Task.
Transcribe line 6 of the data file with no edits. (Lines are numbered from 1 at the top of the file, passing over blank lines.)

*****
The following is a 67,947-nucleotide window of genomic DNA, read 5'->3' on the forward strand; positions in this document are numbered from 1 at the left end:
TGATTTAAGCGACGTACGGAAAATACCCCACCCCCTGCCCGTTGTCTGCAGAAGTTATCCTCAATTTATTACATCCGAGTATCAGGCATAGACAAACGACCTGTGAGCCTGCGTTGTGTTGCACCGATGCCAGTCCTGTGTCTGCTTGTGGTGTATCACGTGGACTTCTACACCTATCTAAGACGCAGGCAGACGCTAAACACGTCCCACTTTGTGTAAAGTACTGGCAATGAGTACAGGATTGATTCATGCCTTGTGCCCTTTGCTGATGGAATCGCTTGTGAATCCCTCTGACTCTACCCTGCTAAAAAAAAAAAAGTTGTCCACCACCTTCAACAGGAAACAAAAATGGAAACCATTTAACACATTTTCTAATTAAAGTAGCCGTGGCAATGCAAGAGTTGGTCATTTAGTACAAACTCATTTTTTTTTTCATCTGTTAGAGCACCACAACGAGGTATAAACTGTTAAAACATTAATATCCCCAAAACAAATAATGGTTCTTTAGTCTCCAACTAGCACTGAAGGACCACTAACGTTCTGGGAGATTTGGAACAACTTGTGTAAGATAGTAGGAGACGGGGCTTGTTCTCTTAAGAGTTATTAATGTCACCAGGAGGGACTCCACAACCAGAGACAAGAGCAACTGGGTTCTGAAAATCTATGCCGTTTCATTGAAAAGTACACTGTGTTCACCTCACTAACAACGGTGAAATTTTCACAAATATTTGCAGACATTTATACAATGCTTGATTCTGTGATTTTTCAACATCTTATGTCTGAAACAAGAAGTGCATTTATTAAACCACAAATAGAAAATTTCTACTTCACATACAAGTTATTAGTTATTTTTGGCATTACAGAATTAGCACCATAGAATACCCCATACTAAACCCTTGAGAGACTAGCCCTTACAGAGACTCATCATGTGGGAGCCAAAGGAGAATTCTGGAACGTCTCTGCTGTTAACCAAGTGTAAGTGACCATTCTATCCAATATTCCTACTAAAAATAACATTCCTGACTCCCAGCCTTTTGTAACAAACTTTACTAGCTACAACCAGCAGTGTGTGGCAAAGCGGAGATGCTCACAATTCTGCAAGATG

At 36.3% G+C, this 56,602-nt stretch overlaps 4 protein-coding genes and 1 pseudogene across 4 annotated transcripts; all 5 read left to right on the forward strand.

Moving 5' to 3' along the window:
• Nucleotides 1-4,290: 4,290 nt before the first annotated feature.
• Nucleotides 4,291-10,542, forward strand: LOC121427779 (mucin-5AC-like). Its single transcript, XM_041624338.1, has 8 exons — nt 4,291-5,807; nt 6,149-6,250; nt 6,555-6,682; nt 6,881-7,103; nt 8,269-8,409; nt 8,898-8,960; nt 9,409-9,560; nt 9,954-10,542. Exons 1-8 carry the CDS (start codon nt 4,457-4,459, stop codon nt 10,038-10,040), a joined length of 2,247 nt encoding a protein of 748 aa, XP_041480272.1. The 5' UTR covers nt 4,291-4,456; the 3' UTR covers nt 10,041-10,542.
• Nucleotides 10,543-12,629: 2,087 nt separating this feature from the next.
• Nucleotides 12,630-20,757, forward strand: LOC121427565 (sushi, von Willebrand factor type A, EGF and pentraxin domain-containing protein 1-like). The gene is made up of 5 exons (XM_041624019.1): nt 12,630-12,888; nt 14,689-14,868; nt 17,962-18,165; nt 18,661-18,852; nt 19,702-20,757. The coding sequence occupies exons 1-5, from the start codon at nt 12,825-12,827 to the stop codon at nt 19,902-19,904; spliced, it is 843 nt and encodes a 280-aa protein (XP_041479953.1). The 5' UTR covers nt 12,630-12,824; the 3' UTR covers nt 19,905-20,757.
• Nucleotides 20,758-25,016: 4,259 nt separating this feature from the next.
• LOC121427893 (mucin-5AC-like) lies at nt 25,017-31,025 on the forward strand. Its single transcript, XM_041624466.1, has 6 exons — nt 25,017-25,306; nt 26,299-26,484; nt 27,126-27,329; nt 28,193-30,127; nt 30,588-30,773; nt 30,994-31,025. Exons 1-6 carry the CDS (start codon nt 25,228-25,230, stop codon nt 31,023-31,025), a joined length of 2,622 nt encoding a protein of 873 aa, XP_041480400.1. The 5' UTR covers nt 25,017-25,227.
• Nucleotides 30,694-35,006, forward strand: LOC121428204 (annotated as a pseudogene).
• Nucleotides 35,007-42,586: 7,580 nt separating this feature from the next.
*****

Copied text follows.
• Nucleotides 4,291-10,542, forward strand: LOC121427779 (mucin-5AC-like). Its single transcript, XM_041624338.1, has 8 exons — nt 4,291-5,807; nt 6,149-6,250; nt 6,555-6,682; nt 6,881-7,103; nt 8,269-8,409; nt 8,898-8,960; nt 9,409-9,560; nt 9,954-10,542. Exons 1-8 carry the CDS (start codon nt 4,457-4,459, stop codon nt 10,038-10,040), a joined length of 2,247 nt encoding a protein of 748 aa, XP_041480272.1. The 5' UTR covers nt 4,291-4,456; the 3' UTR covers nt 10,041-10,542.